How Citizen Science Led to The Discovery of Tree-Dwelling Toads

Two groups of citizen scientists in the UK discovered something previously unknown to science– toads living in trees. Read on to learn about how citizen science and collaborations with scientists can lead to more interesting questions and discoveries.

Read more

More Accessible Monitoring: Using Freely-Available Aerial Photos and Software to Map Changes in River Migration and Vegetation

Riverside vegetation, or “riparian buffers”, provides wildlife habitat, maintains water quality, and reduces flood damage. Human activity can negatively affect these services, and monitoring this vegetation over time can be costly and resource-intensive. Researchers at SUNY ESF have developed a new way of mapping river channels and vegetation that uses open-source remote-sensing software, using the Genesee River in New York to develop this method. Their method greatly improves our ability to monitor this important resource over time with over 90% accuracy.

Read more

Radioactive exclusion zone or restoration at work? Insights from the re-wilding of Chernobyl

In 1986 a nuclear disaster rocked Belarus and forced thousands of people to abandon their homes for fear of radiation exposure. Now, removed from the impacts of human settlements, wildlife are returning to the Chernobyl Exclusion Zone (CEZ). In a new study, researchers studied the raptors in the CEZ to test re-wilding and ask the question: can removing humans from a landscape help restore the natural environments? And like all things in ecology, the answer is more complicated than it seems but offers a glimmer of hope for re-wilding endeavors in this Decade on Ecological Restoration.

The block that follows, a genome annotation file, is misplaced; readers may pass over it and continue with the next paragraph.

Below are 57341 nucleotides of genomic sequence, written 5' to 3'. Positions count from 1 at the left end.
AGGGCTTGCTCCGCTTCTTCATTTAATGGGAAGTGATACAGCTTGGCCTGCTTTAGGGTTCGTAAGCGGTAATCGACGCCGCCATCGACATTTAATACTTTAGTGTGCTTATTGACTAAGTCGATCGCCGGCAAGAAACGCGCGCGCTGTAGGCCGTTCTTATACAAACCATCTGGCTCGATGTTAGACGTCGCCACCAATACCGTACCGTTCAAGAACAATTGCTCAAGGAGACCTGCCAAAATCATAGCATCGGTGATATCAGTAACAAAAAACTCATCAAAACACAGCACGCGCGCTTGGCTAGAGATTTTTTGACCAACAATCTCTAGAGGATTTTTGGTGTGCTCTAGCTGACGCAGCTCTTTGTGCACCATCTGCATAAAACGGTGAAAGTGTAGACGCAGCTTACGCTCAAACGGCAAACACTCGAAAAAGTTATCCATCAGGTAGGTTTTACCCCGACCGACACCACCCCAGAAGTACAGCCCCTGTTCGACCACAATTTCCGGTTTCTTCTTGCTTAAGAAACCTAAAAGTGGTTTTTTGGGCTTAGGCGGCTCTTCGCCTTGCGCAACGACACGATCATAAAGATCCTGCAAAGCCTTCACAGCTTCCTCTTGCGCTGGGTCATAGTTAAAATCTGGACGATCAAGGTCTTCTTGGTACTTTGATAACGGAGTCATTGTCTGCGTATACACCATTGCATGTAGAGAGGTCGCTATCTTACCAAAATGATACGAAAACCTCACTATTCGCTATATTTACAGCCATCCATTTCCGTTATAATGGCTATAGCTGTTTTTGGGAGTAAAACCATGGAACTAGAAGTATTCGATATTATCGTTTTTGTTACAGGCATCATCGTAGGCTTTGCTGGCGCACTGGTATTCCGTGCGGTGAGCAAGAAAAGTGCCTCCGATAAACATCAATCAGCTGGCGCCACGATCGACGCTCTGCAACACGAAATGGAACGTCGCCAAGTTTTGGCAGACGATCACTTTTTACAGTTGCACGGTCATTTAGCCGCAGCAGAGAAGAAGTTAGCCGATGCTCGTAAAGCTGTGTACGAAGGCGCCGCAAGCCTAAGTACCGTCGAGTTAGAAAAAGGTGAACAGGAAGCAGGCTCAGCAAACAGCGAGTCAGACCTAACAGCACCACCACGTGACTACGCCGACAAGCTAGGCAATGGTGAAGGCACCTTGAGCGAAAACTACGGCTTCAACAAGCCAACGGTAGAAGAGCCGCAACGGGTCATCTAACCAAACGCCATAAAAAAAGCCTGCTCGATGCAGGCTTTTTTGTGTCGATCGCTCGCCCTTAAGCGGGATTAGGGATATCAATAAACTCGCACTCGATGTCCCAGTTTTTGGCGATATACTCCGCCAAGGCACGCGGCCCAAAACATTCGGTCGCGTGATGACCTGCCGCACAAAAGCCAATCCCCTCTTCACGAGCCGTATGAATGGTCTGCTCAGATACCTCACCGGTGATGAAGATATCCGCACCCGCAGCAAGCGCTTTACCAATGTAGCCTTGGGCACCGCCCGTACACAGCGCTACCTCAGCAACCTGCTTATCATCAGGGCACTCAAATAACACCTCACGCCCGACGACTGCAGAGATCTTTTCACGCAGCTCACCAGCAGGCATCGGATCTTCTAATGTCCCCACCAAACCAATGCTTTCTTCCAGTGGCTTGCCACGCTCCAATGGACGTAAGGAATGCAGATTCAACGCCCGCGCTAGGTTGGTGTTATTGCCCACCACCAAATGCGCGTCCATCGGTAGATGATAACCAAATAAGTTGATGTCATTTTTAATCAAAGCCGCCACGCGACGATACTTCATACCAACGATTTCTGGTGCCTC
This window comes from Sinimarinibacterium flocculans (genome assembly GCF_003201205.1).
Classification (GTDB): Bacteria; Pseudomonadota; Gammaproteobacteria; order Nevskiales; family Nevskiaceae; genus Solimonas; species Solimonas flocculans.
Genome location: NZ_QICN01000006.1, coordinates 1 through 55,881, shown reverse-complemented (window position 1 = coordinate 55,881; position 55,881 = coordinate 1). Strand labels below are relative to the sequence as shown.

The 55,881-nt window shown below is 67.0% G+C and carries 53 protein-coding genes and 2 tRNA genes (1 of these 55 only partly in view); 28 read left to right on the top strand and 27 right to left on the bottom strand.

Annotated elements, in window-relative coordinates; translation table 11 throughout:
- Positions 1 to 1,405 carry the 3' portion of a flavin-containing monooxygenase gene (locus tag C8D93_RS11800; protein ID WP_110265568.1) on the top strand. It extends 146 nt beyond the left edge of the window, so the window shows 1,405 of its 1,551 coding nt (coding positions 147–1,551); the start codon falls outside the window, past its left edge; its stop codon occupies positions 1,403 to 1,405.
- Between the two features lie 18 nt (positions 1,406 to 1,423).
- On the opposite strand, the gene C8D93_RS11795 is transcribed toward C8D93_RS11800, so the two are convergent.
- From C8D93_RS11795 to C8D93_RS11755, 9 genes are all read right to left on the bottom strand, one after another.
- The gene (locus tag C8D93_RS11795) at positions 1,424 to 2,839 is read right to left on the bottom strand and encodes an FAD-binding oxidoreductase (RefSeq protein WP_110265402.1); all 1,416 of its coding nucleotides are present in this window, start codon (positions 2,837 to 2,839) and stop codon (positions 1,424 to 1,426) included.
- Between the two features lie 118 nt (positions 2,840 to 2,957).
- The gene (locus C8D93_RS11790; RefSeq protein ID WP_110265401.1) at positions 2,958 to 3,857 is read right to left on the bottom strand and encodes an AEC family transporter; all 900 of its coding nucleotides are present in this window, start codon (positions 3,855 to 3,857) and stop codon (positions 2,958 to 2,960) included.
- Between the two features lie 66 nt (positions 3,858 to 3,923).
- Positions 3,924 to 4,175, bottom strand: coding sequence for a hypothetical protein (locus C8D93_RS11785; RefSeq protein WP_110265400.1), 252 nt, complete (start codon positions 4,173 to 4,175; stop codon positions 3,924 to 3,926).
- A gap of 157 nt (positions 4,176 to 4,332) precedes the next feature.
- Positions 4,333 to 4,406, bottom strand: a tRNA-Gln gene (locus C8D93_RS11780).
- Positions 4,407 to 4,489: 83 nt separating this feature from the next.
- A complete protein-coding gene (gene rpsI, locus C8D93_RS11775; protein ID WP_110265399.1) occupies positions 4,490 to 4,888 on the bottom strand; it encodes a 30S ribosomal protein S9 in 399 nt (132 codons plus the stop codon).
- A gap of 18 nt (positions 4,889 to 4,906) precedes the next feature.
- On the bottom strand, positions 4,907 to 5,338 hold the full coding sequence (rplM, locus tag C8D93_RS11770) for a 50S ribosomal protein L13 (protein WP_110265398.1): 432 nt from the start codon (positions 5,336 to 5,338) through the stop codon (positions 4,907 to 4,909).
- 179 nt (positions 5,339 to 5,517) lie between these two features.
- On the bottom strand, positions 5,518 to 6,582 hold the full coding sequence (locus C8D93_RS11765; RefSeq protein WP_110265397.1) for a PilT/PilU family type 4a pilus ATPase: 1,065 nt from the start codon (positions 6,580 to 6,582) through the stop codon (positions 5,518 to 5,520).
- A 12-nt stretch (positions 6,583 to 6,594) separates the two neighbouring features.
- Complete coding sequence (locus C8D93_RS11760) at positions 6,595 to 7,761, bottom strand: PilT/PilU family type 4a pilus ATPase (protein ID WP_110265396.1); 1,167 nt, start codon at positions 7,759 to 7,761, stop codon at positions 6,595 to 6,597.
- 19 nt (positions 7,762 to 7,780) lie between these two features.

Read more

Increasing Temperatures and Decreasing Insect Populations

Without insects, we wouldn’t have all of the edible plants that we rely on as important parts of our diets and entire ecosystems would be in trouble. Despite their importance, insects face many threats, including climate change. Through a literature review, a group of scientists found that increasing temperatures due to climate change and the resulting ecosystem changes are a leading cause of insect population declines globally. Some species have disappeared completely. However, different species respond to climate change differently. Monitoring and understanding their responses can help us prevent their loss.

Read more